What if you were to think of internal conflict filling the same role as a wise friend who is asking you “Is this what you really want to do?” Viewed this way, it’s a temperature check, a backstop, a safety valve. Internal conflict can be our mind’s way of telling us that something isn’t right, our values are being compromised, someone is stepping over our boundaries, or that something we have been suppressing is now bubbling to the surface.
Internal conflict that leads to out of character behaviour is a sure-fire way to tell that something needs to change.
It’s not as simple as looking at it as a battle between good (I must eat healthily) and evil (I must eat to soothe my emotions). Often the Parts of our unconscious mind have equally good intentions for us. One Part might want to protect us and keep us safe. The other Part might long to take risks to experience life to the full. Sometimes a Part is clinging onto beliefs we held when we were young, which turned into habits, but that are now at odds with who we are today. Conversely, we could be forming habits as an adult that are at odds with the values we were raised with.
Now extend that to individuals coming together within a team in the workplace. Each person brings all of their internal values and beliefs with them and internal conflicts can then spill over into the external too.
External conflict is important for both our team and individual wellbeing, even if it may not always feel so. If we agree with other people just for the sake of avoiding conflict we encourage group think and stifle original thinking. If we try to bend other people to our way of thinking, we ignore their needs and, ironically, increase the likelihood of destructive conflict at a later stage.
One of the biggest catalysts for conflict in teams is change. We all move along the change curve at different speeds and we’re all impacted differently by changes that occur. In this scenario, consider what might be happening in our unconscious mind. It can go into overdrive, with one Part arguing vehemently that change is a BAD THING and another Part telling us excitedly that this change could be GOOD FOR US. Now just imagine, that there are similar conversations going on in the heads of every member of the team!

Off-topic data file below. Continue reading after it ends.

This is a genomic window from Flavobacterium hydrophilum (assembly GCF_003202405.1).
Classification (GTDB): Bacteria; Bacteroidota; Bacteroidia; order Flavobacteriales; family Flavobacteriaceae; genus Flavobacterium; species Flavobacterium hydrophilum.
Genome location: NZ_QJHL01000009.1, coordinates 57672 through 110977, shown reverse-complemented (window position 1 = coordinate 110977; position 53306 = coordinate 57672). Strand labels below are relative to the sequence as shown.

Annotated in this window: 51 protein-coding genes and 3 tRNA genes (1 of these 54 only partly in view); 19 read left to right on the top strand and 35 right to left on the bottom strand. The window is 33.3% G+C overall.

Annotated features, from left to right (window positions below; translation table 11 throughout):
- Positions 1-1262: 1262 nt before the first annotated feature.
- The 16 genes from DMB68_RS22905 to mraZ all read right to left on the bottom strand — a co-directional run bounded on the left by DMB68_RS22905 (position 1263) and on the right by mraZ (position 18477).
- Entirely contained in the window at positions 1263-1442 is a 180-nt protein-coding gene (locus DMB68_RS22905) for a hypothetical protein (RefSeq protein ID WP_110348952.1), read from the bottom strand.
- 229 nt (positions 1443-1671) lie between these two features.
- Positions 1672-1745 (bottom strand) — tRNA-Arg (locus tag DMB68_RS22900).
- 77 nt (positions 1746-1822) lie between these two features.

Bringing different perspectives to the table leads to a more constructive attitude to change as well as less internal and external conflict. If we’re able to create a work environment that enables people to adopt a more playful mindset, it will lead to a greater variety of perspectives, increased creativity and innovation and more robust solutions, which perfectly blend blue sky thinking with the equally important finer details. Such thinking environments stretch people out of their comfort zones. Over time they feel more able to take risks, experiment with concepts and not worry about being judged. Every team needs at least one person who can take on the role of critical friend or devil’s advocate.
This is also a necessary part of team formation known as the storming phase, where difficulties are ironed out and norms are agreed. Think of it like a gateway to greater connection. Once the conflict barrier has been breached, it leads to greater mutual understanding, shared purpose and values.
When we reach the point of shared understanding and values, we create a harmony that is known as congruence.
It’s also possible to achieve internal congruence by creating harmony between the different parts of our unconscious mind using a powerful NLP technique called Parts Integration.
It’s a process that aligns and integrates the different values of different Parts of the unconscious mind. This leads to internal congruence, a feeling of empowerment and clarity in decision-making.
There are other benefits of Parts Integration too:
Acknowledgement of conflicting goals and priorities leading to better goal setting and delivery
Discovery of strengths we didn’t know we had
Greater internal balance, a sense of wholeness and wellbeing.